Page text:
You don't know if school transformation has taken root until the third principal.
That's one of the intriguing statements Eric Guckian, executive director of Charlotte's New Leaders office, tossed out when he filled me in on the group's latest thinking. He was quoting Jennifer Henry from the national office, and the comment represents a shift in strategy for a group that was founded to recruit principals for urban schools.
We all know the "heroic principal" scenario, which is a staple of the reform movement: A charismatic leader charges in to turn around a failing school. Sometimes that person founders quickly and quietly departs. But sometimes, when all goes well, that leader energizes the staff, inspires the students and creates a "beat the odds" school.
Then, inevitably, the successful leader is promoted or moves on to a new job outside the system. And almost as inevitably, the school slips back toward mediocrity or worse.
"We believe that the unit of change is the school," Guckian said.
Principals remain important to New Leaders' work with Project LIFT and other high-poverty Charlotte-Mecklenburg schools. But there's a growing acknowledgement that they can't do the work alone, and that life-changing results don't come quickly.
CMS features prominently in a recent Wallace Foundation report on cultivating the kind of principals that urban schools need. Much of the report reinforces the notion that there's more to the task than hiring an outstanding individual. It outlines efforts in CMS and elsewhere to evaluate, coach and support principals.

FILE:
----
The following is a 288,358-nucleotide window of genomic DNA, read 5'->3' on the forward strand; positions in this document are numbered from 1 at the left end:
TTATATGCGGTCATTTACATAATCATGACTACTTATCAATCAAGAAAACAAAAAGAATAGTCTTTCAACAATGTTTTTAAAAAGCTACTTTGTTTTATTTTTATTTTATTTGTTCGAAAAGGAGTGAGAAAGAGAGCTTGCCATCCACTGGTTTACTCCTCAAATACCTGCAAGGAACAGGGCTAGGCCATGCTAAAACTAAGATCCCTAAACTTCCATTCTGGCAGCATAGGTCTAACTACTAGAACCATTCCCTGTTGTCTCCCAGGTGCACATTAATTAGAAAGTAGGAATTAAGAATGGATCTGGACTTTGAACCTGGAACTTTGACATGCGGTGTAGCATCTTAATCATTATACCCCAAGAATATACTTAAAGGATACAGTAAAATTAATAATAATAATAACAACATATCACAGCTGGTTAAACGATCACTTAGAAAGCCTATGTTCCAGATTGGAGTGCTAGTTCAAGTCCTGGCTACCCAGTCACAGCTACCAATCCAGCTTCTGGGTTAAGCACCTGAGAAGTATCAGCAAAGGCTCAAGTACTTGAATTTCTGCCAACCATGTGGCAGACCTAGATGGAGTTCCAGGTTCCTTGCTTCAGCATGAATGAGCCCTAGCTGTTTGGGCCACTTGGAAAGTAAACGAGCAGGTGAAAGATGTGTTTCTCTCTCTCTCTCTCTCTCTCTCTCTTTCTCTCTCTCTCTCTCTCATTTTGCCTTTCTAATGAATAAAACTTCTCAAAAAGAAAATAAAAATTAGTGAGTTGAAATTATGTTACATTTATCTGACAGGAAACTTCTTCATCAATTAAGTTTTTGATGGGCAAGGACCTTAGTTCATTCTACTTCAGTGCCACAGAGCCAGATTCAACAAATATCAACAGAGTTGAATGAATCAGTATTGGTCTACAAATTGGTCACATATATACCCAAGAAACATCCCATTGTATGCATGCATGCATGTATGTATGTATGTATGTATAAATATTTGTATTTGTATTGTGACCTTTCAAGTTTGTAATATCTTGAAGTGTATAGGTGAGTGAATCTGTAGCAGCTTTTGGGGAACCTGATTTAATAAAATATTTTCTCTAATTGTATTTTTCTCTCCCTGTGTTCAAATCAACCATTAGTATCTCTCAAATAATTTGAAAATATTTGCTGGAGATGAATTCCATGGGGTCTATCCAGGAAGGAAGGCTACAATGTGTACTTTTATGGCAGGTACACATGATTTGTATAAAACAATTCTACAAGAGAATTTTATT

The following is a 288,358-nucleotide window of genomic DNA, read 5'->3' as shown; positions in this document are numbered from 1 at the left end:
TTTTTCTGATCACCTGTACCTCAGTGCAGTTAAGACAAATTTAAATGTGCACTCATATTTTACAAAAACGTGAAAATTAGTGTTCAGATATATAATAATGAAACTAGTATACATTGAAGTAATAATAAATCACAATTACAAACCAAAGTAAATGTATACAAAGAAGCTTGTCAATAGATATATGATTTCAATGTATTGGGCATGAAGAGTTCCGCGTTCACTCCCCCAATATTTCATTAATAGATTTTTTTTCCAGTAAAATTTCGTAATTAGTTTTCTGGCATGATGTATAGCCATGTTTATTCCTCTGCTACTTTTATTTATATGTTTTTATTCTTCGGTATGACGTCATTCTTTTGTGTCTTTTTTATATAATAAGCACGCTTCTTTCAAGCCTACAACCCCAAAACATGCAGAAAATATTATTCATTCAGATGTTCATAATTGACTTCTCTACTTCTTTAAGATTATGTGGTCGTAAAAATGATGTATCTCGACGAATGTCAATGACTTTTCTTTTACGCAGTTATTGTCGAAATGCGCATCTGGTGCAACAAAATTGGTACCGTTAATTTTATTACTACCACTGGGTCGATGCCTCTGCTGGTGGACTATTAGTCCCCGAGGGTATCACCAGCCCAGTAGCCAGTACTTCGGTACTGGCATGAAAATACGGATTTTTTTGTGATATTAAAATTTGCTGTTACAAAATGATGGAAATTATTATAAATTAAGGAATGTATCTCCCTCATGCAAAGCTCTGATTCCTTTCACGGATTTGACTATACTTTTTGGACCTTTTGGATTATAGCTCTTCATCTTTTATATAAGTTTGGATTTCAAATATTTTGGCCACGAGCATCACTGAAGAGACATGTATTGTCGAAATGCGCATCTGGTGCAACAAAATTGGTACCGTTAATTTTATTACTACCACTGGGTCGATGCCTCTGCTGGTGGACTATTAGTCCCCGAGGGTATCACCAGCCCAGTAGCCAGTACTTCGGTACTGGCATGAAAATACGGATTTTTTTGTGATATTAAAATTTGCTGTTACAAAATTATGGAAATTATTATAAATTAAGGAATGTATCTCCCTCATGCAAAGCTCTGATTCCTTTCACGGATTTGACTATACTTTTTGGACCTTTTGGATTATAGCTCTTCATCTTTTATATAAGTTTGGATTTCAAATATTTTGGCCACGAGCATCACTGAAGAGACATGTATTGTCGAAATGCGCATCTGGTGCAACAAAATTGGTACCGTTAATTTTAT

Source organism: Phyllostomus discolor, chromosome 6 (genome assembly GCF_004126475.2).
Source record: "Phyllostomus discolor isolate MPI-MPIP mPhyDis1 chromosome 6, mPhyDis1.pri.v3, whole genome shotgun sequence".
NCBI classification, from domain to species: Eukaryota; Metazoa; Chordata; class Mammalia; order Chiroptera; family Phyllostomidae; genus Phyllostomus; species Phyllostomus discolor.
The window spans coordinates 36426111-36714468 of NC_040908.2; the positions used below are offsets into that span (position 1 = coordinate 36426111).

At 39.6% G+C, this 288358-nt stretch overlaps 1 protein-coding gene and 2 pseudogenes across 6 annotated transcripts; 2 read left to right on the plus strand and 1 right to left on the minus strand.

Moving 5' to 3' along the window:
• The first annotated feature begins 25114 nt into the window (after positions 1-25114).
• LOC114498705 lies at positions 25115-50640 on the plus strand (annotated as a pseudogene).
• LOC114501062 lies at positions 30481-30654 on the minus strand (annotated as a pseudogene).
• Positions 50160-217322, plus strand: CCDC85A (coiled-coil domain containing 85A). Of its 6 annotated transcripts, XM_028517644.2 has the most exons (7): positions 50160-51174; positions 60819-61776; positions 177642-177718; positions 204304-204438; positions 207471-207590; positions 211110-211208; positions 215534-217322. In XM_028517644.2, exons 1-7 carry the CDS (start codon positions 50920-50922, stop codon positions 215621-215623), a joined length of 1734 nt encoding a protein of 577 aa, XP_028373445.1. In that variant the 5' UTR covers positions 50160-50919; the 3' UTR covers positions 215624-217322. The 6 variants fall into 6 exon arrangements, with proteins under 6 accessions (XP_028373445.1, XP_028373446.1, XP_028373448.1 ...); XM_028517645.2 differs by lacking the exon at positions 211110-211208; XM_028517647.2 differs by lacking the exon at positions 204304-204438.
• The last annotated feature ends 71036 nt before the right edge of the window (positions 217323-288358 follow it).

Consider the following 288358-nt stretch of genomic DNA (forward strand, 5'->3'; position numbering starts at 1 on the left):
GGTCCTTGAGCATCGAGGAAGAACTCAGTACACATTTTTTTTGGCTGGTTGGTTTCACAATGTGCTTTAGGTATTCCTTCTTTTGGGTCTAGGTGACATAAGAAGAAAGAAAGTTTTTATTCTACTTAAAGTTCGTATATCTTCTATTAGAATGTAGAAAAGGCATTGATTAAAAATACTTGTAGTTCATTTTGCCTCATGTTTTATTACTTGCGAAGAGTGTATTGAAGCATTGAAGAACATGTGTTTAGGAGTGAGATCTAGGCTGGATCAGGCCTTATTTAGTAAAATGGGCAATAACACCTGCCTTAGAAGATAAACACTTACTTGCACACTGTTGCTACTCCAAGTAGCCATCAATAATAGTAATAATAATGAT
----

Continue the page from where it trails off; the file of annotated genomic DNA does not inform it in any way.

"In successful schools, leadership and authority don’t reside in any single person or position," the report concludes. "The most enduring improvements occur through the consistent, shared exercise
of leadership by many in the school community and the district central office."
It's just not true to say all, or even most, strategic staffing schools have been successfully transformed by the principals then-Superintendent Peter Gorman brought in for three-year turnaround efforts. As I reported in August, actual results are mixed and often discouraging. Early gains have proven tough to sustain, especially after principals move on.
Three years seemed like a long time to wait when Gorman rolled out strategic staffing. Now that he has left CMS and most of the original principals have moved on, it's starting to look like the "three principals" standard might be the real test.